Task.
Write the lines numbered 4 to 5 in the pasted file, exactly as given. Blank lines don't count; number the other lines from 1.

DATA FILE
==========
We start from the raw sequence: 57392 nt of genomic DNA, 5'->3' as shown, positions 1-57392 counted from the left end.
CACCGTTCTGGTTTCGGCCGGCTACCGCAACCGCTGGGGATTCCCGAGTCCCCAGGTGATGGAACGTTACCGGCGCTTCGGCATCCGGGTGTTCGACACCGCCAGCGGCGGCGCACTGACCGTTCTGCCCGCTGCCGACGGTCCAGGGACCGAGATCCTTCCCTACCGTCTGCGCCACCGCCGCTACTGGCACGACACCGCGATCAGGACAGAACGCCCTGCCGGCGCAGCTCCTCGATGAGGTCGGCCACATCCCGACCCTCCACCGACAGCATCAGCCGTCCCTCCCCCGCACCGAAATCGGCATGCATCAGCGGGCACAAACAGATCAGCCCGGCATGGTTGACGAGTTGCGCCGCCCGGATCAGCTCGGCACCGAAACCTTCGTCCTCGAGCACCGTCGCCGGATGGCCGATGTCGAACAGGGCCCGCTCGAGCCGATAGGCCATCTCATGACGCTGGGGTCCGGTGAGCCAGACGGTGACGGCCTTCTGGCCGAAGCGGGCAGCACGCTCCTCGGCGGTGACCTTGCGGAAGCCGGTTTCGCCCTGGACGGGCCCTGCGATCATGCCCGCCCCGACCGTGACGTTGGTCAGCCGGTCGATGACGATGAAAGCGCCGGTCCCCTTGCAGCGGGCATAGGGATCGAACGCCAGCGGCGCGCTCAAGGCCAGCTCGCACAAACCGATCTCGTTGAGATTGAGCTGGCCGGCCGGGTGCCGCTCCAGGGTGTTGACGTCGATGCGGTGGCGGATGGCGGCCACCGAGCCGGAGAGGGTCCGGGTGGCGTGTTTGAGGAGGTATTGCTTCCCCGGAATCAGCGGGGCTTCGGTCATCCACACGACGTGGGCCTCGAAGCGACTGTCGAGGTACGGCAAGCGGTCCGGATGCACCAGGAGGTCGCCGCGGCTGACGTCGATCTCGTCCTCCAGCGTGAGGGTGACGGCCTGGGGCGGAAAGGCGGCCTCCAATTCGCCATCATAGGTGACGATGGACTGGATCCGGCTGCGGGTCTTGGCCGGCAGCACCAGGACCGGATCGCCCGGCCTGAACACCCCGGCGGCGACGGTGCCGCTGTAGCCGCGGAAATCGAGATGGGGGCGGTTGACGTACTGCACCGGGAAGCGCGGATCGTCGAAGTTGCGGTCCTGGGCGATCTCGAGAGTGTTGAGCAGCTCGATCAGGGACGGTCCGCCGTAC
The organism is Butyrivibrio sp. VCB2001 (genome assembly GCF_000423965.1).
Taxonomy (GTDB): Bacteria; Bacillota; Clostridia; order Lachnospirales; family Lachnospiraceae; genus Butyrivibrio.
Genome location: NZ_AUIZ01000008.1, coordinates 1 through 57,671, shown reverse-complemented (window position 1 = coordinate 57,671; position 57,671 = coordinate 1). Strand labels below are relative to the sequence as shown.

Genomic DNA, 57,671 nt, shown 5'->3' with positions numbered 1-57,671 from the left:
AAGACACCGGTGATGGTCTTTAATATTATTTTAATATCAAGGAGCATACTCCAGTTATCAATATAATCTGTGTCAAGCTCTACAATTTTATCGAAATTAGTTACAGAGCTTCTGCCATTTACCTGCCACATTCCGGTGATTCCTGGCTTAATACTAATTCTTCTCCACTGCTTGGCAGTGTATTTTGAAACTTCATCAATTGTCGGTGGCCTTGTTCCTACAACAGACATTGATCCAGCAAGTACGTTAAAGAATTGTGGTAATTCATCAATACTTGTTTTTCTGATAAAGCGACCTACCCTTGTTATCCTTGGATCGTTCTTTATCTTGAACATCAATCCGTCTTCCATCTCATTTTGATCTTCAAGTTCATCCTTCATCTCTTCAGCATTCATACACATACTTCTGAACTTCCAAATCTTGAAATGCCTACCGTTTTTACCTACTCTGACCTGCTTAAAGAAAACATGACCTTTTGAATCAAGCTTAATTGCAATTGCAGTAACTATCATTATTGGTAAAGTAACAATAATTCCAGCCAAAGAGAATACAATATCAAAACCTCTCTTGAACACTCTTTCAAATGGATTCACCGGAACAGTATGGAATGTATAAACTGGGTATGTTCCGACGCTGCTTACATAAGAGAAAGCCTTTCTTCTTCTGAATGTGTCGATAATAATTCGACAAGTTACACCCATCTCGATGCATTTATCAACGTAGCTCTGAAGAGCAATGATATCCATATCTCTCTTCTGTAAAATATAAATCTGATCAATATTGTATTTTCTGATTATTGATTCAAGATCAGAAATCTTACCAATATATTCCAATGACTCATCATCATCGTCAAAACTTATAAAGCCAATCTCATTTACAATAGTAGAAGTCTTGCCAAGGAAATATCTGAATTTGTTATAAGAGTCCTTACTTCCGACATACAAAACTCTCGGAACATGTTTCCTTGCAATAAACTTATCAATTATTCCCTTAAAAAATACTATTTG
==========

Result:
Taxonomy (GTDB): Bacteria; Bacillota; Clostridia; order Lachnospirales; family Lachnospiraceae; genus Butyrivibrio.
Genome location: NZ_AUIZ01000008.1, coordinates 1 through 57,671, shown reverse-complemented (window position 1 = coordinate 57,671; position 57,671 = coordinate 1). Strand labels below are relative to the sequence as shown.